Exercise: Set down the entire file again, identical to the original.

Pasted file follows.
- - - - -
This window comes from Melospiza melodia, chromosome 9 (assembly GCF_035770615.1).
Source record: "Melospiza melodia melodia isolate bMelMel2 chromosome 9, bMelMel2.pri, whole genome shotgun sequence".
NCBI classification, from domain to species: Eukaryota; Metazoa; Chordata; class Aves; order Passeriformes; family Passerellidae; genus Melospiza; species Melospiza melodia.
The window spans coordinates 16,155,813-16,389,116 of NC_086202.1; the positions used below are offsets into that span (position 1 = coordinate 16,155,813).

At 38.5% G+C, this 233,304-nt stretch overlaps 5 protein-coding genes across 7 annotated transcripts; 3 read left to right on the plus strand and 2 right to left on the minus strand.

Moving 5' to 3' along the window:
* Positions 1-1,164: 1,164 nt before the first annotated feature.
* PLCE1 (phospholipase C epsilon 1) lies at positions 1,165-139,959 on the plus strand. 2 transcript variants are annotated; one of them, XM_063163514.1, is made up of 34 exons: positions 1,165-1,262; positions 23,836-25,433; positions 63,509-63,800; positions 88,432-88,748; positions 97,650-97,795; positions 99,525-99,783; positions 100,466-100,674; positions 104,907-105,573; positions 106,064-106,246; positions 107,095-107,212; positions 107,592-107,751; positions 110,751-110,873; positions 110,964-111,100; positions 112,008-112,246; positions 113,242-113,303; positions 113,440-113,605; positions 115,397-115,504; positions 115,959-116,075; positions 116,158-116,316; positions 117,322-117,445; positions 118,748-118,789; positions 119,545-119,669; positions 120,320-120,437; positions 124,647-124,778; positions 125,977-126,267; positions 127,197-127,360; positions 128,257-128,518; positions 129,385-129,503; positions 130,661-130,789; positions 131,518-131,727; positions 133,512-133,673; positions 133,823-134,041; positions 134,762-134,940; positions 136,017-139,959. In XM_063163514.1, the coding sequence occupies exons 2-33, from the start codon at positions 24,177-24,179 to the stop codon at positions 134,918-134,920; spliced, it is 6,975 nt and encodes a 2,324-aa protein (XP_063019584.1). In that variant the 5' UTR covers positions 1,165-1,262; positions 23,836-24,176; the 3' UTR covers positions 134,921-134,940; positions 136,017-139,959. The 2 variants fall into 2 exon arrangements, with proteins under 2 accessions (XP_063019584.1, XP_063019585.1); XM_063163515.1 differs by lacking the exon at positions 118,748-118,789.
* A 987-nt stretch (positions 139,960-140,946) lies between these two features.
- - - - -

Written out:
This window comes from Melospiza melodia, chromosome 9 (assembly GCF_035770615.1).
Source record: "Melospiza melodia melodia isolate bMelMel2 chromosome 9, bMelMel2.pri, whole genome shotgun sequence".
NCBI classification, from domain to species: Eukaryota; Metazoa; Chordata; class Aves; order Passeriformes; family Passerellidae; genus Melospiza; species Melospiza melodia.
The window spans coordinates 16,155,813-16,389,116 of NC_086202.1; the positions used below are offsets into that span (position 1 = coordinate 16,155,813).

At 38.5% G+C, this 233,304-nt stretch overlaps 5 protein-coding genes across 7 annotated transcripts; 3 read left to right on the plus strand and 2 right to left on the minus strand.

Moving 5' to 3' along the window:
* Positions 1-1,164: 1,164 nt before the first annotated feature.
* PLCE1 (phospholipase C epsilon 1) lies at positions 1,165-139,959 on the plus strand. 2 transcript variants are annotated; one of them, XM_063163514.1, is made up of 34 exons: positions 1,165-1,262; positions 23,836-25,433; positions 63,509-63,800; positions 88,432-88,748; positions 97,650-97,795; positions 99,525-99,783; positions 100,466-100,674; positions 104,907-105,573; positions 106,064-106,246; positions 107,095-107,212; positions 107,592-107,751; positions 110,751-110,873; positions 110,964-111,100; positions 112,008-112,246; positions 113,242-113,303; positions 113,440-113,605; positions 115,397-115,504; positions 115,959-116,075; positions 116,158-116,316; positions 117,322-117,445; positions 118,748-118,789; positions 119,545-119,669; positions 120,320-120,437; positions 124,647-124,778; positions 125,977-126,267; positions 127,197-127,360; positions 128,257-128,518; positions 129,385-129,503; positions 130,661-130,789; positions 131,518-131,727; positions 133,512-133,673; positions 133,823-134,041; positions 134,762-134,940; positions 136,017-139,959. In XM_063163514.1, the coding sequence occupies exons 2-33, from the start codon at positions 24,177-24,179 to the stop codon at positions 134,918-134,920; spliced, it is 6,975 nt and encodes a 2,324-aa protein (XP_063019584.1). In that variant the 5' UTR covers positions 1,165-1,262; positions 23,836-24,176; the 3' UTR covers positions 134,921-134,940; positions 136,017-139,959. The 2 variants fall into 2 exon arrangements, with proteins under 2 accessions (XP_063019584.1, XP_063019585.1); XM_063163515.1 differs by lacking the exon at positions 118,748-118,789.
* A 987-nt stretch (positions 139,960-140,946) lies between these two features.